Thinking about the low-lying condition of this coastal forest caused a strong feeling of melancholy to usher over me, for I knew this forest, consisting of many hundreds of trees, will not likely survive more than two or three decades more. The cause for its ultimate demise? Elevated coastal waters due to sea level rise fueled by global warming. 

In New York, sea levels are projected to rise, under the most optimistic conditions, 8 inches by the 2050s and, if the worse occurs, by 30 inches in the same period. Since 1900 they have already risen a foot due to the warming of ocean water with 8 inches of this rise having occurred over the past 50 years, indicating this rise is accelerating. 

Given these projections, it is a certainty the property will lose its forests and very likely evolve into a salt marsh or into open water if the sea levels continue to rise. If this happens Strongs Neck will become “Strongs Island” and dozens of homes and businesses in the Three Village area will no longer be inhabitable.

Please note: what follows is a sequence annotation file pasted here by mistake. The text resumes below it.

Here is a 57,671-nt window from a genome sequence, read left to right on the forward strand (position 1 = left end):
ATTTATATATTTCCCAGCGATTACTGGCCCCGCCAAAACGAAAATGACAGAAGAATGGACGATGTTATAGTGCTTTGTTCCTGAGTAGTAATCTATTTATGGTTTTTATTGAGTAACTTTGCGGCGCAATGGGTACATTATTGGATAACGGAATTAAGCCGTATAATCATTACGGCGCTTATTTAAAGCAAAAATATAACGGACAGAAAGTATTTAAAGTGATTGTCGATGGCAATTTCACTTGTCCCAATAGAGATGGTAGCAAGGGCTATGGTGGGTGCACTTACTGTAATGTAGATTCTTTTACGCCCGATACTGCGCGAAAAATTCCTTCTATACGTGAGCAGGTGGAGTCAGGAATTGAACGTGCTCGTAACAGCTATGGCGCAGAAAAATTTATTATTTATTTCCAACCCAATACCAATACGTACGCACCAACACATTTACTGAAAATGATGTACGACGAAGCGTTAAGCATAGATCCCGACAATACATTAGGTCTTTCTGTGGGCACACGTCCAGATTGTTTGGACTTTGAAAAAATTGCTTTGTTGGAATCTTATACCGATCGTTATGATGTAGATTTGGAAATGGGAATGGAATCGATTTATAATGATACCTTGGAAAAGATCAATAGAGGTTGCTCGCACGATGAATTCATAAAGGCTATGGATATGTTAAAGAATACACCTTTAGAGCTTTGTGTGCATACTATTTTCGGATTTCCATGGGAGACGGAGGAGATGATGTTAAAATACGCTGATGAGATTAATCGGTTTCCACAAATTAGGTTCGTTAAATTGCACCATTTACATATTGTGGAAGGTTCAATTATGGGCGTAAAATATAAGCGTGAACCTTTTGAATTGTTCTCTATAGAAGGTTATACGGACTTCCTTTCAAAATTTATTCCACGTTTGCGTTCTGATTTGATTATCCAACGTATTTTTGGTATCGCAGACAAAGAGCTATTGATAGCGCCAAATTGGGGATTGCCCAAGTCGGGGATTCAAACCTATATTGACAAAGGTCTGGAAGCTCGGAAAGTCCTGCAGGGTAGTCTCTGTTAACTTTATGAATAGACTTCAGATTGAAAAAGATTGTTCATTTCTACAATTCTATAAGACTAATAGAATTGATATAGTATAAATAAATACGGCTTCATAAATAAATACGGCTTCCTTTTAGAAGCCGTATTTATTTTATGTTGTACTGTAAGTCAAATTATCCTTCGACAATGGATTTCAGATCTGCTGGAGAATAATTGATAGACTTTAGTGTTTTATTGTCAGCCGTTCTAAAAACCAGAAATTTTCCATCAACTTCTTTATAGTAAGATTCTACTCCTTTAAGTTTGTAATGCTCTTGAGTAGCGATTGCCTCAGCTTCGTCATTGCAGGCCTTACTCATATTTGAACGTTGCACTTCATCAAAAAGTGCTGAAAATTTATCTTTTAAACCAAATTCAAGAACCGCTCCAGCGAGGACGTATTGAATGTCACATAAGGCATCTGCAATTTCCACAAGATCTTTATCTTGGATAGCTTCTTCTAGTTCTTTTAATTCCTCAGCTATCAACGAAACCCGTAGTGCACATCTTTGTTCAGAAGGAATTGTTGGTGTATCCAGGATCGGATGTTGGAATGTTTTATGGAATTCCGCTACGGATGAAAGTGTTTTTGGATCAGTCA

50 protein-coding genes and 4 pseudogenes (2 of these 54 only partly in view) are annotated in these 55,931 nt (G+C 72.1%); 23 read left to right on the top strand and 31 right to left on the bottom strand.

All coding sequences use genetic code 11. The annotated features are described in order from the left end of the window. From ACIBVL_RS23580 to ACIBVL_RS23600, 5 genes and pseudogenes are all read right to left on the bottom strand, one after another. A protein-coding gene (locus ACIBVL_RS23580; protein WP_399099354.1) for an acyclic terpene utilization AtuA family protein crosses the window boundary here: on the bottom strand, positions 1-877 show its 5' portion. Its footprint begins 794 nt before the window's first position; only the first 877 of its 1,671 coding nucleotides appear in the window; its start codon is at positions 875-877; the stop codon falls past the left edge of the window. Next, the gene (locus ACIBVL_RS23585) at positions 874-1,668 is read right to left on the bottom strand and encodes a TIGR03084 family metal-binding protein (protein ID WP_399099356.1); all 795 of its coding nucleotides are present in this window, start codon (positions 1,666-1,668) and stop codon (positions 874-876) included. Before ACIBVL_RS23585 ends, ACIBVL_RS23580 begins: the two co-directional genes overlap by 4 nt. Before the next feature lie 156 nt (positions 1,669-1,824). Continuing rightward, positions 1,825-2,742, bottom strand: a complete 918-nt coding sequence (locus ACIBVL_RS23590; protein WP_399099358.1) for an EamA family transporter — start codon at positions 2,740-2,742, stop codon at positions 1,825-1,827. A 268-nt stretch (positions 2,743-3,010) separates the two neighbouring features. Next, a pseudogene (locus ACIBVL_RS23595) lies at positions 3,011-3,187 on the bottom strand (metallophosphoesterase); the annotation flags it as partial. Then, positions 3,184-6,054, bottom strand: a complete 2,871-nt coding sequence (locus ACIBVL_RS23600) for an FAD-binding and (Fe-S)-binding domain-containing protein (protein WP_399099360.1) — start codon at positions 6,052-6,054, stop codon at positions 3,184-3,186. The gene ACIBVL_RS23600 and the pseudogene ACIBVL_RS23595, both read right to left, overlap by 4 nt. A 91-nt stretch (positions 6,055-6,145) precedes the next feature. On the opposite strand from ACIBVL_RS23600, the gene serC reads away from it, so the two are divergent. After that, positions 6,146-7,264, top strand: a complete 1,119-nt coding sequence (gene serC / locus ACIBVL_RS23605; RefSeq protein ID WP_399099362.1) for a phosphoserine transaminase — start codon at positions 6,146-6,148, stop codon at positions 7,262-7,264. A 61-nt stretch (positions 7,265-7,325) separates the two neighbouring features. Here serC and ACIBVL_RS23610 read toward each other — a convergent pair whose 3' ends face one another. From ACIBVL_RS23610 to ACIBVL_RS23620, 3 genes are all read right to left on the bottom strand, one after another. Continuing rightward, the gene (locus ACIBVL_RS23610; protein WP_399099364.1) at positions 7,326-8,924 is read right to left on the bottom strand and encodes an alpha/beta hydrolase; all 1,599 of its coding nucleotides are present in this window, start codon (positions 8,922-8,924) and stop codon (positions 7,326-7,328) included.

The culprit for this unwanted change? Our stubborn refusal to enact the needed policies to limit carbon emissions by the amounts necessary and at a pace that’s rapid enough and a refusal colored by some “leaders” who still throw out the canard that global climate change is a myth. 

Well, the best science is telling us that this “myth” is an incontrovertible “reality wall” that we will, with certainty, drive into with devastating consequences for us humans and the other living forms that share our planet — if we do not, very soon, begin to change course.    

Soon I came out to the shore and my spirits brightened considerably, bathed as I was in this beautiful coastal scene of a gentle and sheltered harbor. Small wavelets lapped on the shoreline. Plus, seeing birds always helps the mood. 

An adult male bufflehead. Photo by Luke Ormand